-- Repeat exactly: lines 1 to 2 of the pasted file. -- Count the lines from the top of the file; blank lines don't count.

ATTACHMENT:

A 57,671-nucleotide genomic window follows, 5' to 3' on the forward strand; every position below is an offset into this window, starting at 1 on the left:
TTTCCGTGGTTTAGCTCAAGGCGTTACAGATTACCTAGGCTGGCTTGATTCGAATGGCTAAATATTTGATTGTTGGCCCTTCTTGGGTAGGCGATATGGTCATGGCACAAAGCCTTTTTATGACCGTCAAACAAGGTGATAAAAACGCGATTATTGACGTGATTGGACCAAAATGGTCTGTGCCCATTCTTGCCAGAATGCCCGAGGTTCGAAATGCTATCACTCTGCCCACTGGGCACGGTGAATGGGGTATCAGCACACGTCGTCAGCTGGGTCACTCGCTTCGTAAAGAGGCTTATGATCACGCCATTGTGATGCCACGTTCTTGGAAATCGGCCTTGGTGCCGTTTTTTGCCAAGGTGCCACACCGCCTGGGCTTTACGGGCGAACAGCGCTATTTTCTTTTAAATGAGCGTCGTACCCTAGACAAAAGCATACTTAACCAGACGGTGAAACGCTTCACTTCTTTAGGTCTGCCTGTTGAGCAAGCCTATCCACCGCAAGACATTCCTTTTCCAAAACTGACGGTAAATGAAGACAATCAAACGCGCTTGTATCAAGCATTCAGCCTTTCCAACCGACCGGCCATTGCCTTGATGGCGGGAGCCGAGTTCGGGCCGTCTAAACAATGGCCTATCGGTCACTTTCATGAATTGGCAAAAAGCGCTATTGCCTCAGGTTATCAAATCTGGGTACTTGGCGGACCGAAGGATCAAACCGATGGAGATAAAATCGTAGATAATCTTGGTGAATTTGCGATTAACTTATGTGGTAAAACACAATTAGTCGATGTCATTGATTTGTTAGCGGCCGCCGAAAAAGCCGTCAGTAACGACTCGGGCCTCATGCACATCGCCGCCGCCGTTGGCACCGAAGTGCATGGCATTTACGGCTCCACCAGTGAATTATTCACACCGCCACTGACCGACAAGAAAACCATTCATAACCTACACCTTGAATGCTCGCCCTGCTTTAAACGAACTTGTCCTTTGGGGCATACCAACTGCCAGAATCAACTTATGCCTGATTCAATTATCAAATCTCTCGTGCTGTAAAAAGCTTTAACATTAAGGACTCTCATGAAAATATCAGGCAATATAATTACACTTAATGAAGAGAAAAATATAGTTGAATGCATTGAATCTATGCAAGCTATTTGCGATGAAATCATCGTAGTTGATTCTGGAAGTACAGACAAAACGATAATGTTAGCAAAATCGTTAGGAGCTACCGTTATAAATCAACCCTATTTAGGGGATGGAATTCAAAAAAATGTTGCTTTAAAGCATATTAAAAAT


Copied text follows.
A 57,671-nucleotide genomic window follows, 5' to 3' on the forward strand; every position below is an offset into this window, starting at 1 on the left:
TTTCCGTGGTTTAGCTCAAGGCGTTACAGATTACCTAGGCTGGCTTGATTCGAATGGCTAAATATTTGATTGTTGGCCCTTCTTGGGTAGGCGATATGGTCATGGCACAAAGCCTTTTTATGACCGTCAAACAAGGTGATAAAAACGCGATTATTGACGTGATTGGACCAAAATGGTCTGTGCCCATTCTTGCCAGAATGCCCGAGGTTCGAAATGCTATCACTCTGCCCACTGGGCACGGTGAATGGGGTATCAGCACACGTCGTCAGCTGGGTCACTCGCTTCGTAAAGAGGCTTATGATCACGCCATTGTGATGCCACGTTCTTGGAAATCGGCCTTGGTGCCGTTTTTTGCCAAGGTGCCACACCGCCTGGGCTTTACGGGCGAACAGCGCTATTTTCTTTTAAATGAGCGTCGTACCCTAGACAAAAGCATACTTAACCAGACGGTGAAACGCTTCACTTCTTTAGGTCTGCCTGTTGAGCAAGCCTATCCACCGCAAGACATTCCTTTTCCAAAACTGACGGTAAATGAAGACAATCAAACGCGCTTGTATCAAGCATTCAGCCTTTCCAACCGACCGGCCATTGCCTTGATGGCGGGAGCCGAGTTCGGGCCGTCTAAACAATGGCCTATCGGTCACTTTCATGAATTGGCAAAAAGCGCTATTGCCTCAGGTTATCAAATCTGGGTACTTGGCGGACCGAAGGATCAAACCGATGGAGATAAAATCGTAGATAATCTTGGTGAATTTGCGATTAACTTATGTGGTAAAACACAATTAGTCGATGTCATTGATTTGTTAGCGGCCGCCGAAAAAGCCGTCAGTAACGACTCGGGCCTCATGCACATCGCCGCCGCCGTTGGCACCGAAGTGCATGGCATTTACGGCTCCACCAGTGAATTATTCACACCGCCACTGACCGACAAGAAAACCATTCATAACCTACACCTTGAATGCTCGCCCTGCTTTAAACGAACTTGTCCTTTGGGGCATACCAACTGCCAGAATCAACTTATGCCTGATTCAATTATCAAATCTCTCGTGCTGTAAAAAGCTTTAACATTAAGGACTCTCATGAAAATATCAGGCAATATAATTACACTTAATGAAGAGAAAAATATAGTTGAATGCATTGAATCTATGCAAGCTATTTGCGATGAAATCATCGTAGTTGATTCTGGAAGTACAGACAAAACGATAATGTTAGCAAAATCGTTAGGAGCTACCGTTATAAATCAACCCTATTTAGGGGATGGAATTCAAAAAAATGTTGCTTTAAAGCATATTAAAAAT